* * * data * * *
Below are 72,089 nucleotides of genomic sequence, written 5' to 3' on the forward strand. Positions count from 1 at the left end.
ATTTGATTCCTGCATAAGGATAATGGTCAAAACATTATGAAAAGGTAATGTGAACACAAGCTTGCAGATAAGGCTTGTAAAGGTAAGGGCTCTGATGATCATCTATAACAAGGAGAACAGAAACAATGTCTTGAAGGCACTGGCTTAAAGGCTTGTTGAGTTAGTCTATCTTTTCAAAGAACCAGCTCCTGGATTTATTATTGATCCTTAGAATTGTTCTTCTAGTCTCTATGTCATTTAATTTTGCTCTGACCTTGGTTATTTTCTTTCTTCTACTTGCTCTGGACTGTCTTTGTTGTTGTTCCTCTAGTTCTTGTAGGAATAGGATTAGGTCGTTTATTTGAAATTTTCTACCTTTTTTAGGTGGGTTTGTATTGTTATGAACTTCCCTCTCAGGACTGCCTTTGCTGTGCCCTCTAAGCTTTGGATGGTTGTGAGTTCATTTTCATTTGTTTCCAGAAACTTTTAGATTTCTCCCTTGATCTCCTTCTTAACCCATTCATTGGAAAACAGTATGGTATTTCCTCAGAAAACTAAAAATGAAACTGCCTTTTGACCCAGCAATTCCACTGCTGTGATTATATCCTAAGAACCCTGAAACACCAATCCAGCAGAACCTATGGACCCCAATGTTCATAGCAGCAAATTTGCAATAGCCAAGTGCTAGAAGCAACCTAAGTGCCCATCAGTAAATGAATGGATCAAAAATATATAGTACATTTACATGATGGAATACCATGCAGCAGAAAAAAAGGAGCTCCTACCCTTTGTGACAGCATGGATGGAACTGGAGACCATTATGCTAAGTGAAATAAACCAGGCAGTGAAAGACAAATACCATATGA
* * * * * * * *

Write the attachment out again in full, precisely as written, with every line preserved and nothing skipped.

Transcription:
Below are 72,089 nucleotides of genomic sequence, written 5' to 3' on the forward strand. Positions count from 1 at the left end.
ATTTGATTCCTGCATAAGGATAATGGTCAAAACATTATGAAAAGGTAATGTGAACACAAGCTTGCAGATAAGGCTTGTAAAGGTAAGGGCTCTGATGATCATCTATAACAAGGAGAACAGAAACAATGTCTTGAAGGCACTGGCTTAAAGGCTTGTTGAGTTAGTCTATCTTTTCAAAGAACCAGCTCCTGGATTTATTATTGATCCTTAGAATTGTTCTTCTAGTCTCTATGTCATTTAATTTTGCTCTGACCTTGGTTATTTTCTTTCTTCTACTTGCTCTGGACTGTCTTTGTTGTTGTTCCTCTAGTTCTTGTAGGAATAGGATTAGGTCGTTTATTTGAAATTTTCTACCTTTTTTAGGTGGGTTTGTATTGTTATGAACTTCCCTCTCAGGACTGCCTTTGCTGTGCCCTCTAAGCTTTGGATGGTTGTGAGTTCATTTTCATTTGTTTCCAGAAACTTTTAGATTTCTCCCTTGATCTCCTTCTTAACCCATTCATTGGAAAACAGTATGGTATTTCCTCAGAAAACTAAAAATGAAACTGCCTTTTGACCCAGCAATTCCACTGCTGTGATTATATCCTAAGAACCCTGAAACACCAATCCAGCAGAACCTATGGACCCCAATGTTCATAGCAGCAAATTTGCAATAGCCAAGTGCTAGAAGCAACCTAAGTGCCCATCAGTAAATGAATGGATCAAAAATATATAGTACATTTACATGATGGAATACCATGCAGCAGAAAAAAAGGAGCTCCTACCCTTTGTGACAGCATGGATGGAACTGGAGACCATTATGCTAAGTGAAATAAACCAGGCAGTGAAAGACAAATACCATATGA